CSR and Tax Avoidance


Mass media increasingly reports and shames aggressive corporate tax strategies and society is increasingly demanding companies to be good citizens also in tax-related matters. Recently influential non-governmental organizations have campaigned to frame corporate taxation as a Corporate Social Responsibility issue. In the face of this evidence, one can wonder whether aggressive tax behaviours can be considered ethical and consistent with CSR. Answering this question is not easy, as aggressive tax behaviours, can be assessed in a very different ways.

On the one hand, there are those who accept that companies try to minimise their tax bases by actively organizing their affairs to receive the maximum deductions offered in various jurisdictions. Such behaviours are not considered in contrast to CSR principles.

On the other hand, tax payment is considered a fundamental example of a company’s citizenship behaviour. Thus companies should pay the due amount of taxes in order to contribute to social services. So try to legally avoid paying taxes is considered to be in sharp contrast with a social responsible behaviour.

In this context, distinguishing between legal and illegal tax behaviours is often difficult and many questions still remain:

  • Can a company claim to be socially responsible while adopting aggressive tax practices?
  • Paying taxes is a duty or just a cost?
  • What is the boundary between legality and ethics in tax behaviour?

The DIPCAT Project

This case study is linked to the case covered by other parts of the DIPCAT project. It highlights CSR and tax issues of a MNE operating in the textile industry throughout Europe. The Group is very committed to CSR and has a specific CSR department. The Group is introducing a new tax policy aimed at reducing the tax pressure. In fact it is planning to create a new corporate and to move part of the production process in two low-tax countries. Moreover the Group is moving has decided to move the Group financing company in a country characterised by opacity on tax information.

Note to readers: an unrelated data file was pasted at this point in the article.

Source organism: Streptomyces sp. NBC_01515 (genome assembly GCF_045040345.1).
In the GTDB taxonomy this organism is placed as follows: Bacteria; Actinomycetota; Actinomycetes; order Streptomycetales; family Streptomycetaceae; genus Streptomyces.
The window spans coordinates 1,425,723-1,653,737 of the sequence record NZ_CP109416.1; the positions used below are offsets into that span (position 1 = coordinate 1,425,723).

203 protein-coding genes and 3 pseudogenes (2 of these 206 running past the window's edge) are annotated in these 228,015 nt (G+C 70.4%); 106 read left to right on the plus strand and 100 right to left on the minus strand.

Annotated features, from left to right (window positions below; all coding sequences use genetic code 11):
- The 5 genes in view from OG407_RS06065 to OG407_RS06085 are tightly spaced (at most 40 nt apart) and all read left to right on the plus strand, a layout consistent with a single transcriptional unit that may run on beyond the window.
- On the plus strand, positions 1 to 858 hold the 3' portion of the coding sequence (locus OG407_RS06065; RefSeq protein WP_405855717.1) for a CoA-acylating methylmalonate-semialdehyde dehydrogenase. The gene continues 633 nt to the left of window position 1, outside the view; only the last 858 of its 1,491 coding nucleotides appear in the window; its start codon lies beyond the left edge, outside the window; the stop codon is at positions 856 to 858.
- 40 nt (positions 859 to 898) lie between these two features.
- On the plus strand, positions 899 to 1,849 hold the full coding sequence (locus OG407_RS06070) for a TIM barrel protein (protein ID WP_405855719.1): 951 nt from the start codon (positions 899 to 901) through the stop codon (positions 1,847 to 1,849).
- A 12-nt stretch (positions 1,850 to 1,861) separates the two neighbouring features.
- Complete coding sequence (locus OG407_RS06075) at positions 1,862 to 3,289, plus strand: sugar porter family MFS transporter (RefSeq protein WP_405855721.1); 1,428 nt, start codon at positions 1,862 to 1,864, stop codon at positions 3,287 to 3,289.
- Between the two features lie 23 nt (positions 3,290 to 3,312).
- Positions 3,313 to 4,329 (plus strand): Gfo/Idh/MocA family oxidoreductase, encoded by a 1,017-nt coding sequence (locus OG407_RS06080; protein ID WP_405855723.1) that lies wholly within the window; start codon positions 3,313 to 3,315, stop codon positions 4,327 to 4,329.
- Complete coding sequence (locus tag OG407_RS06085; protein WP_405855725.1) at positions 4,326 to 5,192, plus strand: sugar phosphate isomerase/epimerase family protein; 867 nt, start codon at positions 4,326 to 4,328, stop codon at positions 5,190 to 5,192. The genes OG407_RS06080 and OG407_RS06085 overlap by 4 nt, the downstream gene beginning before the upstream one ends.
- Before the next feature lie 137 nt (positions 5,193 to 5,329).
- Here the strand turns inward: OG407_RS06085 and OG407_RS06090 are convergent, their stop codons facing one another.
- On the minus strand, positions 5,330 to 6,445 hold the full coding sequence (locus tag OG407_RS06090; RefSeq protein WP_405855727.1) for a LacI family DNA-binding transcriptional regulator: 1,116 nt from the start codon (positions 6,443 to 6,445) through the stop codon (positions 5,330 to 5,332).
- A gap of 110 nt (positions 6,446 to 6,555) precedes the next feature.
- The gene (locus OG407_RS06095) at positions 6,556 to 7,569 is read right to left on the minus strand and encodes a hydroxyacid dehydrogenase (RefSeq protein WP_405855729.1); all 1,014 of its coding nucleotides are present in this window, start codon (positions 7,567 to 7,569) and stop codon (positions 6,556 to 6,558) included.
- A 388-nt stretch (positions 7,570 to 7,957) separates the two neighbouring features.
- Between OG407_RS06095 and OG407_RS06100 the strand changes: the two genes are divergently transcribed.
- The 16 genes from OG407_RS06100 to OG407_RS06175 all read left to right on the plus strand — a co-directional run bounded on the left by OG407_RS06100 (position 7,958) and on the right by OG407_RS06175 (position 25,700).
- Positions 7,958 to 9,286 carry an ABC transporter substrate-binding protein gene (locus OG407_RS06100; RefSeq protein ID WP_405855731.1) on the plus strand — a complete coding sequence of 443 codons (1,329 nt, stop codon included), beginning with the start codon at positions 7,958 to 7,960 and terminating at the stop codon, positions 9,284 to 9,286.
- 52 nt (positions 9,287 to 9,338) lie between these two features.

Such proposals affect the Group’s CSR strategy. Thus students will be asked to identify themselves with different categories of stakeholders, and assess the tax decisions described in the case study in order to answer the following questions:

  • How company’s stakeholders will perceive the Group’s new tax policy?
  • What would be the effect of putting into practice the tax proposals on the principles applied for the sustainability reports?

The case is intended to offer students the opportunity to form their own idea about:

  1. the relationship between tax behaviour and socially responsible behaviour;
  2. difficulty in drawing a clear line between correct and incorrect tax behaviour;
  3. consistency between aggressive tax behaviours and CSR.